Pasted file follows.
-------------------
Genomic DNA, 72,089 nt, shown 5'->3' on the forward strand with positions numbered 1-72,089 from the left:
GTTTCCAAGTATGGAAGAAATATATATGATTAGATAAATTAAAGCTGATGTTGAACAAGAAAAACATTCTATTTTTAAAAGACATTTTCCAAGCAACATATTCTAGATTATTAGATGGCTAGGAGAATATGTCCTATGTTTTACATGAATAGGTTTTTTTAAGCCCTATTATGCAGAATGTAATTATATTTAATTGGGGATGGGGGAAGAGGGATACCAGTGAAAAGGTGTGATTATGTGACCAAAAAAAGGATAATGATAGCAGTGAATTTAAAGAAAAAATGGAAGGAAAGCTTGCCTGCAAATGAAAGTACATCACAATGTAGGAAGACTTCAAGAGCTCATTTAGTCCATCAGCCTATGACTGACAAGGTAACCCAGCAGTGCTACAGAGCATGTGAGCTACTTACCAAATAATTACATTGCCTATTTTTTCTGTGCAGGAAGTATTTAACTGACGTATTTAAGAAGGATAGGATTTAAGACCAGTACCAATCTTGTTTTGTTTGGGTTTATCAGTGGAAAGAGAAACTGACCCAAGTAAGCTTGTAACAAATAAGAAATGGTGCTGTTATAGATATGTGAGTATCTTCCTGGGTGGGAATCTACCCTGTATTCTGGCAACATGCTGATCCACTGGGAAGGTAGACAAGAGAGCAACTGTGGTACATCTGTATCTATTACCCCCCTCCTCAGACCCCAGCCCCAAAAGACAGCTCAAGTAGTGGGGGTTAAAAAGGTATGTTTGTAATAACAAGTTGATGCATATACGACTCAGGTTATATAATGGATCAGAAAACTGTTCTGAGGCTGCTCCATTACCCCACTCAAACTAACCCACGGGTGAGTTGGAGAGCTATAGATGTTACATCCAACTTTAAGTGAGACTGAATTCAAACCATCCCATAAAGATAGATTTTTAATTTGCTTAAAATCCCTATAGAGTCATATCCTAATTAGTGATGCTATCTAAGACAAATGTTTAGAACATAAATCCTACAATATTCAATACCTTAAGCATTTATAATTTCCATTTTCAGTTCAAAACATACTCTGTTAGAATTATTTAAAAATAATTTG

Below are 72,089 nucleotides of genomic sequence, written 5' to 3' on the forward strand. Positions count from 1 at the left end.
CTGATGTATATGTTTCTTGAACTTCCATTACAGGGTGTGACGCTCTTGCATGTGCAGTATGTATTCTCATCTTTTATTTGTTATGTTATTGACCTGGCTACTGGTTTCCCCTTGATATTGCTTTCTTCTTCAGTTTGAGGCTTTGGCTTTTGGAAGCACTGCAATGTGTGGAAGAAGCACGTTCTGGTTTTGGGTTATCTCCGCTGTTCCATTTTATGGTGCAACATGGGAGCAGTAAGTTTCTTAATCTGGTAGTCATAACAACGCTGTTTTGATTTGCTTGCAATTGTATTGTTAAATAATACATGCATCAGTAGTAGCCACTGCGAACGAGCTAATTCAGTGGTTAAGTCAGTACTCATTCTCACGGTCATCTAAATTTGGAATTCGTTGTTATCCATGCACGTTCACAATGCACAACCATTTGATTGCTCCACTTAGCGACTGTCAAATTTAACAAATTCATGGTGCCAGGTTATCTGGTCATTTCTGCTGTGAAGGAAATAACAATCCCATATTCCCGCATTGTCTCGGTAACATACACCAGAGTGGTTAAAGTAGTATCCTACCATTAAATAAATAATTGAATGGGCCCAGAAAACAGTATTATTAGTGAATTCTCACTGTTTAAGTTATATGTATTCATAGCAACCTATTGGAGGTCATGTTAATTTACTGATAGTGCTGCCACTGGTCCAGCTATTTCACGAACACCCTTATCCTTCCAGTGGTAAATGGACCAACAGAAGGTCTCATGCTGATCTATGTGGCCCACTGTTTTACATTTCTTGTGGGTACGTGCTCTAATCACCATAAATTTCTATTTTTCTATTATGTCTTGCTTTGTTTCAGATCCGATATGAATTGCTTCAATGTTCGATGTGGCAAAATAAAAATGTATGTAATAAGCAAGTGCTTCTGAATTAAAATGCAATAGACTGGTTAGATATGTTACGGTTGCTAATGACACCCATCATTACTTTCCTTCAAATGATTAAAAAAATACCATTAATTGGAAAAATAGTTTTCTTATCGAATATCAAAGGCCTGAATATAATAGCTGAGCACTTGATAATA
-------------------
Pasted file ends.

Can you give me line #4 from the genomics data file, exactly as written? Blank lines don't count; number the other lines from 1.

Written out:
CTGATGTATATGTTTCTTGAACTTCCATTACAGGGTGTGACGCTCTTGCATGTGCAGTATGTATTCTCATCTTTTATTTGTTATGTTATTGACCTGGCTACTGGTTTCCCCTTGATATTGCTTTCTTCTTCAGTTTGAGGCTTTGGCTTTTGGAAGCACTGCAATGTGTGGAAGAAGCACGTTCTGGTTTTGGGTTATCTCCGCTGTTCCATTTTATGGTGCAACATGGGAGCAGTAAGTTTCTTAATCTGGTAGTCATAACAACGCTGTTTTGATTTGCTTGCAATTGTATTGTTAAATAATACATGCATCAGTAGTAGCCACTGCGAACGAGCTAATTCAGTGGTTAAGTCAGTACTCATTCTCACGGTCATCTAAATTTGGAATTCGTTGTTATCCATGCACGTTCACAATGCACAACCATTTGATTGCTCCACTTAGCGACTGTCAAATTTAACAAATTCATGGTGCCAGGTTATCTGGTCATTTCTGCTGTGAAGGAAATAACAATCCCATATTCCCGCATTGTCTCGGTAACATACACCAGAGTGGTTAAAGTAGTATCCTACCATTAAATAAATAATTGAATGGGCCCAGAAAACAGTATTATTAGTGAATTCTCACTGTTTAAGTTATATGTATTCATAGCAACCTATTGGAGGTCATGTTAATTTACTGATAGTGCTGCCACTGGTCCAGCTATTTCACGAACACCCTTATCCTTCCAGTGGTAAATGGACCAACAGAAGGTCTCATGCTGATCTATGTGGCCCACTGTTTTACATTTCTTGTGGGTACGTGCTCTAATCACCATAAATTTCTATTTTTCTATTATGTCTTGCTTTGTTTCAGATCCGATATGAATTGCTTCAATGTTCGATGTGGCAAAATAAAAATGTATGTAATAAGCAAGTGCTTCTGAATTAAAATGCAATAGACTGGTTAGATATGTTACGGTTGCTAATGACACCCATCATTACTTTCCTTCAAATGATTAAAAAAATACCATTAATTGGAAAAATAGTTTTCTTATCGAATATCAAAGGCCTGAATATAATAGCTGAGCACTTGATAATA